National Geographic is one of the top magazines worldwide. The issue "50 of the world’s last great places – destinations of a lifetime" features some fantastic editorial design elements that I would like to show you here.
Double pages opening categories live from the pictures of course. The category names ("temperate", "arid" etc.) are placed into the picture in a matching colour with light transparency.
The category intros I find very interesting too. The first word (or only a part of it!) catches the reader’s attention, the lead copy follows in a black, bold font with only a small line spacing.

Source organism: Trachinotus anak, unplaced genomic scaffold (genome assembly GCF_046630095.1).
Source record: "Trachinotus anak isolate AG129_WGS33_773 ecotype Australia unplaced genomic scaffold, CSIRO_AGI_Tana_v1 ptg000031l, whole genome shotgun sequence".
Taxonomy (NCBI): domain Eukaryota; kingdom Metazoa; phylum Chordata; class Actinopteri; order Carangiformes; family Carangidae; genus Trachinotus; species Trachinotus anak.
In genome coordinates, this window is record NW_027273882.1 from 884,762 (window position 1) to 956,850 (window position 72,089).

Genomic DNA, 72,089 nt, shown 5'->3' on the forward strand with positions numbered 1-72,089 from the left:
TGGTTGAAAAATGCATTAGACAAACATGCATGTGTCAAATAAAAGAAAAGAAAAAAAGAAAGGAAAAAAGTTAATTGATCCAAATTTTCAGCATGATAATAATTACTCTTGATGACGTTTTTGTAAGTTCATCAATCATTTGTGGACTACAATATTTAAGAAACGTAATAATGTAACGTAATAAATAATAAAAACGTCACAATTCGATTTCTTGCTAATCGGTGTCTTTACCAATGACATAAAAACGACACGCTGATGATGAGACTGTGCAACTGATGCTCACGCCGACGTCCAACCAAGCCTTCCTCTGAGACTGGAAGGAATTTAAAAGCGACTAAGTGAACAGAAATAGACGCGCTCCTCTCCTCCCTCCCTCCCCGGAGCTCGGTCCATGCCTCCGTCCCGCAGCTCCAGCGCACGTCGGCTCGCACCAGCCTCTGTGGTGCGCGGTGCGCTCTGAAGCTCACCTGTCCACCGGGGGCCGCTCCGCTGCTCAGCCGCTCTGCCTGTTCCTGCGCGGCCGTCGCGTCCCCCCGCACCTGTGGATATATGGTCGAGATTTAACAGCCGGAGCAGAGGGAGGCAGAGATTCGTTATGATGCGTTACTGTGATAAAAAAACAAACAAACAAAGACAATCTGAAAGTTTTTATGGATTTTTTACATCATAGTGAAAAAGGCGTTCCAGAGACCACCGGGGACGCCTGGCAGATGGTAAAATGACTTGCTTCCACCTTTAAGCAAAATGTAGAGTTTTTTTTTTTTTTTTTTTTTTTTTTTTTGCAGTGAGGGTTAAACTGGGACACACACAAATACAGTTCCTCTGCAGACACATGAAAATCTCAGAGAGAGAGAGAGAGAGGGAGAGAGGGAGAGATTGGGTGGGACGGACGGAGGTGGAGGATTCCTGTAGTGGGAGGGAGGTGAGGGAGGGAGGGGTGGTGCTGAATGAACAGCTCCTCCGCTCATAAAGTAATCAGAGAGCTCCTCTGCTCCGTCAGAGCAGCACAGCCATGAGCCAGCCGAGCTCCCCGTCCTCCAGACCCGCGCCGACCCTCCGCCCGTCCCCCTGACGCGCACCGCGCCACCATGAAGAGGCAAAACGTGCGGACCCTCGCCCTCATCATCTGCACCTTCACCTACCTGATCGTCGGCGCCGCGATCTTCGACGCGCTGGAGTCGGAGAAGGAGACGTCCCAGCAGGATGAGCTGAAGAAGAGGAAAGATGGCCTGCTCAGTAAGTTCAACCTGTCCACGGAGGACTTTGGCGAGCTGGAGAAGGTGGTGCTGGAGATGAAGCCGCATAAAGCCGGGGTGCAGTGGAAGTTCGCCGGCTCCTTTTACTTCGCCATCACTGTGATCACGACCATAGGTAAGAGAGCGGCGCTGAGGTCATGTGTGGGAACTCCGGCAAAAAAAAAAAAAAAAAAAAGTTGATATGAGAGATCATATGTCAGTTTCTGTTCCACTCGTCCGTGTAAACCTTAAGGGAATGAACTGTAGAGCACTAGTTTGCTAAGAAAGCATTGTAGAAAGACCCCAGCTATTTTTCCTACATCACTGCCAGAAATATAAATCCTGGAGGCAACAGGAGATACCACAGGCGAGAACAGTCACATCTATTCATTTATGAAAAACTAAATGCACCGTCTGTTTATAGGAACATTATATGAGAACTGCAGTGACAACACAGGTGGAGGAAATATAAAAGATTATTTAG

Transparency is also used for info boxes which makes them look elegant and does not affect the background picture’s dominance.
The design team used only sans serif fonts in this magazine. That might have the following reasons:
- The focus clearly lies on the pictures which is why the font has to be as simple and clear as possible. Serifs would give the text too much importance. - There is not too much text which is why the human eye does not need any help or support for the reading flow (what is normally achieved by serifs). The line spacing is quite big (apart from the intros), so the readability is improved in this aspect. - It is an American magazine. In the Anglo-American area, serifs are not as widely used as in continental Europe.
This magazine truly is a masterpiece of photography and editorial design. You can order it here.